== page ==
Tuesday, February 3, 2009

Yusupov Palace in Motion



This is the palace I was working on way back when. I eventually got around to finishing the sides, then moved the whole Photoshop doc into After Effects, where I realized 30 layers rendering simultaneously at print-quality scale would be a slight problem. So I went back into Photoshop and made a lower-res copy and consolidated and combined layers.

Back in After Effects, I set all of the layers as 3D and set about painstakingly arranging the layers along the z-axis and positioning the camera in a way that created the illusion of 3D as it moved in closer.

For the sky, I first tried using some time-lapse footage left over from my 300-level film, but the effect was a little too intensely surreal. So instead I found a high-res sky image on google image search and placed it in the After Effects composition, made it 3D, made it HUGE, tilted it forward at a 45 degree angle, and moved it quite a ways back behind the other 3D layers. I had it move a few dozen pixels to one side to simulate movement of clouds, and I'm actually very impressed at how well the illusion comes across.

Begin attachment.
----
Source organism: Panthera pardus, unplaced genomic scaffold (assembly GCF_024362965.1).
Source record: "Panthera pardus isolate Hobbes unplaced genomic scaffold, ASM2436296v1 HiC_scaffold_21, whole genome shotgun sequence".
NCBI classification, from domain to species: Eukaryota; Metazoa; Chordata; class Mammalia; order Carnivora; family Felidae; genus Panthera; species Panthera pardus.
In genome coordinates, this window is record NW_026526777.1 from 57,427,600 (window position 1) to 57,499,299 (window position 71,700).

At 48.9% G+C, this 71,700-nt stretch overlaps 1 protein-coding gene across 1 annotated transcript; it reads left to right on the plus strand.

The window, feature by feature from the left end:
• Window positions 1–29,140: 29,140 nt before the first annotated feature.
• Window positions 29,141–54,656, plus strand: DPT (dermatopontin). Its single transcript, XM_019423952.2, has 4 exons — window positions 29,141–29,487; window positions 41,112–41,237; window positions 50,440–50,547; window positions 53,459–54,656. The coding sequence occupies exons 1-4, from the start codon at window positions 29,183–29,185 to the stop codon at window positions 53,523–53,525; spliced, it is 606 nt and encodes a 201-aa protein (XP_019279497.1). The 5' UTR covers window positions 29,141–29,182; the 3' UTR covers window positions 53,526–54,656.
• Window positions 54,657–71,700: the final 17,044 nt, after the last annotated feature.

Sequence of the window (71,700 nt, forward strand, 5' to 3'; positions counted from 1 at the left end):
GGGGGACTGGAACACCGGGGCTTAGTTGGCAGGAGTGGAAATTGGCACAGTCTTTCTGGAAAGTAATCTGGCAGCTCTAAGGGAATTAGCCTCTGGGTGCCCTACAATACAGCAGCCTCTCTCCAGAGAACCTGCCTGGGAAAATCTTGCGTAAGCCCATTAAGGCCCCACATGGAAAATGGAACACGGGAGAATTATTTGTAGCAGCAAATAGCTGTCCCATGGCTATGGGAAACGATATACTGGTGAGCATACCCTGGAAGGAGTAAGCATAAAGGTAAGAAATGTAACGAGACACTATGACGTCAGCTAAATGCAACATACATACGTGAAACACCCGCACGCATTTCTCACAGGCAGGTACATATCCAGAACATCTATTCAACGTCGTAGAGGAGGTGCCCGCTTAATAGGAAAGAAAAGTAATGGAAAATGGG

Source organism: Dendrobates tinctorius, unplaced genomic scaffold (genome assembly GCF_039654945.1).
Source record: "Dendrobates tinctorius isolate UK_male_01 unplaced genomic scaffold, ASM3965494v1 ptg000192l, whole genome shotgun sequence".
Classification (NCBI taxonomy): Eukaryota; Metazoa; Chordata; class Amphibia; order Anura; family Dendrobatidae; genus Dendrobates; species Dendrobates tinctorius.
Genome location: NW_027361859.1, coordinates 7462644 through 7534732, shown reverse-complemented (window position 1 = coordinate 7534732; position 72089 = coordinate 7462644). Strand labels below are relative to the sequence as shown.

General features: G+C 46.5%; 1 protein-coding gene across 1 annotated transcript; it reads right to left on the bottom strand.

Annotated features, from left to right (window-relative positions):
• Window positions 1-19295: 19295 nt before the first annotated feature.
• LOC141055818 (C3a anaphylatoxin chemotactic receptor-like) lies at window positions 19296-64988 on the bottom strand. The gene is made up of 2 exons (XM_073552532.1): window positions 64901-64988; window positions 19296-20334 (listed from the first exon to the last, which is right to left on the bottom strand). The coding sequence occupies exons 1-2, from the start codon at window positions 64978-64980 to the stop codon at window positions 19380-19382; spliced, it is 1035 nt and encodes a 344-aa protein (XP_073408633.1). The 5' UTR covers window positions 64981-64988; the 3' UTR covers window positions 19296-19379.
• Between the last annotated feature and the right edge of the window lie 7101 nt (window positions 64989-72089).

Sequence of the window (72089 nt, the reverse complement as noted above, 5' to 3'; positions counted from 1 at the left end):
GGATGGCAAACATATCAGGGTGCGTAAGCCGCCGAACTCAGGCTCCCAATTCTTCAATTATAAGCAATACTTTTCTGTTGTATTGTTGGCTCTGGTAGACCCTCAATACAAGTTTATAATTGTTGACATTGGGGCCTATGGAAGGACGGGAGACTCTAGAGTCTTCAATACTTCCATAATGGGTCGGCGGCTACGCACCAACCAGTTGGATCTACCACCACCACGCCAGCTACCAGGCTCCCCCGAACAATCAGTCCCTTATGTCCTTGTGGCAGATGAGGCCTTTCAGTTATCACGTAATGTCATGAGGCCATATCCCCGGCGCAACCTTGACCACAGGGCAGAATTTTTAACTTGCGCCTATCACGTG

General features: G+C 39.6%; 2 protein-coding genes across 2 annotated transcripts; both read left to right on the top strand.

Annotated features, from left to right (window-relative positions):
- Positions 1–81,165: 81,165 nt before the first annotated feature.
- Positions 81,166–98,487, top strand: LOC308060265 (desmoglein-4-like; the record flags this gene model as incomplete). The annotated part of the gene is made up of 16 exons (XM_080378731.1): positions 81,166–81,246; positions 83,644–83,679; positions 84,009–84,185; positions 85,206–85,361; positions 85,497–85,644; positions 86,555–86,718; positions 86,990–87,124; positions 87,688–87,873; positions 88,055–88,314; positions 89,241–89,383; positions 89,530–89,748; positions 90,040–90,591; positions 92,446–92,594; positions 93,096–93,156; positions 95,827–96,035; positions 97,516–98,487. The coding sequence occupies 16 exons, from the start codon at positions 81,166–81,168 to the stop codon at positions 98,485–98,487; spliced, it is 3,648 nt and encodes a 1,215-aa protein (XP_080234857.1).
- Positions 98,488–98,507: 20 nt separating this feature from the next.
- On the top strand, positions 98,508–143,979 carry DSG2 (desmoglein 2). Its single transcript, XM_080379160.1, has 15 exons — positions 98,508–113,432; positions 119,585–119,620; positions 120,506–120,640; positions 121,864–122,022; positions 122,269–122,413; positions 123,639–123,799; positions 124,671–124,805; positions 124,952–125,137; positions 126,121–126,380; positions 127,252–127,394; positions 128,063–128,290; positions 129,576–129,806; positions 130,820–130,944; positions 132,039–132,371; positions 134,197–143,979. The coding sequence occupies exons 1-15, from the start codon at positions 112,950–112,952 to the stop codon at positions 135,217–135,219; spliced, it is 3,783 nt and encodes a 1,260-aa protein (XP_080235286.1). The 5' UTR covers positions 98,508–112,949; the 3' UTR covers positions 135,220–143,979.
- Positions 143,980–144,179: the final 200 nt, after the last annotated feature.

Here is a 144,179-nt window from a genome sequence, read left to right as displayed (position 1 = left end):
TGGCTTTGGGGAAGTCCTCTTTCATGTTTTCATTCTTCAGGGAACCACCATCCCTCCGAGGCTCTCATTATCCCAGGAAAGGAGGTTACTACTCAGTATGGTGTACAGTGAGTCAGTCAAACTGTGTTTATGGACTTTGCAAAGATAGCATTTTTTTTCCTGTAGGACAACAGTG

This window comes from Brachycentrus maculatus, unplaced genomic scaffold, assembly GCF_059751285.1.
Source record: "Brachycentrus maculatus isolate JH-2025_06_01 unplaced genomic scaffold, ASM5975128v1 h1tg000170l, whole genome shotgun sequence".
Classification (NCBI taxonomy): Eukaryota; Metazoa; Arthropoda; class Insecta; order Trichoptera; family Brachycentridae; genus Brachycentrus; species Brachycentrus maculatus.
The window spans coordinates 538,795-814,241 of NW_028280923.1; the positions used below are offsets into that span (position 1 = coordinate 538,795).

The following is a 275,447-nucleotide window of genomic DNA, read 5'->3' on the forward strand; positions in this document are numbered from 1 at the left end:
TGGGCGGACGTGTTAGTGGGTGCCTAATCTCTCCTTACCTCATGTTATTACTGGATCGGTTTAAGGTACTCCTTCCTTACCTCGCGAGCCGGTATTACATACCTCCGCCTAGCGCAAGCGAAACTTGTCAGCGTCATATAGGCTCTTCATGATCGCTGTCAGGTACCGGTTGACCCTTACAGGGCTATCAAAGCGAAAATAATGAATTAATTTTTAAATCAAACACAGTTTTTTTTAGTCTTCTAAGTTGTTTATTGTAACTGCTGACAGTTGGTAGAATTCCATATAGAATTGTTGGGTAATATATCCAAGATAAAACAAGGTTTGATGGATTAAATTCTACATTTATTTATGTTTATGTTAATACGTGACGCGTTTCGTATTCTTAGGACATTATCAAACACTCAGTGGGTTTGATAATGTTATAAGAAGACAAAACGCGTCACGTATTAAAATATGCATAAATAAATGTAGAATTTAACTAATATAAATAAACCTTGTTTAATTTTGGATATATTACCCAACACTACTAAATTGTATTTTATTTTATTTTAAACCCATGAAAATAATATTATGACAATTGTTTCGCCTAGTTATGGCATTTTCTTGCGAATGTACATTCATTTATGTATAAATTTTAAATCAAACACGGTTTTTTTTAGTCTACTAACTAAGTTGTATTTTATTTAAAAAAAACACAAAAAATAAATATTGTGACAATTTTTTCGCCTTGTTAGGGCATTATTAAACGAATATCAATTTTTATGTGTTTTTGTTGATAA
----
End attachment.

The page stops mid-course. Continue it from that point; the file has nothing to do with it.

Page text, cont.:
The river water also surprised me with how believable it ended up looking. I don't have any footage of running water, so I found a high-res image of an ocean, cropped it, stretched it, and played with the levels until the contrast was ideal. Then I took it into After Effects, in a separate composition, and duplicated it twice. The second one I flipped horizontally and the third I flipped vertically. I offset them by a few dozen pixels, gave them all a right to left motion path, gave each motion path some "wiggle" (randomized movement) between their start and finish, and played with their opacity along the timeline so that only one layer was fully opaque at any given point.

(I'm not sure any of this explanation makes sense without pictures, so that might be a future update.)

Anyway this was my first time messing with 3D in over a year, and I forgot how fun it can be.

2 comments:

Dewberry Fine Art said...

wow El, this is pretty amazing. It really looks good. Your explanation was good too. And most important is that when all is said and done you enjoy doing the work. I love it!

Robert said...

Hello Senor Eliot:

It is exciting to watch this film unfold. Your descriptions of what you do and how you do it are clear and interesting. Keep posting new stuff.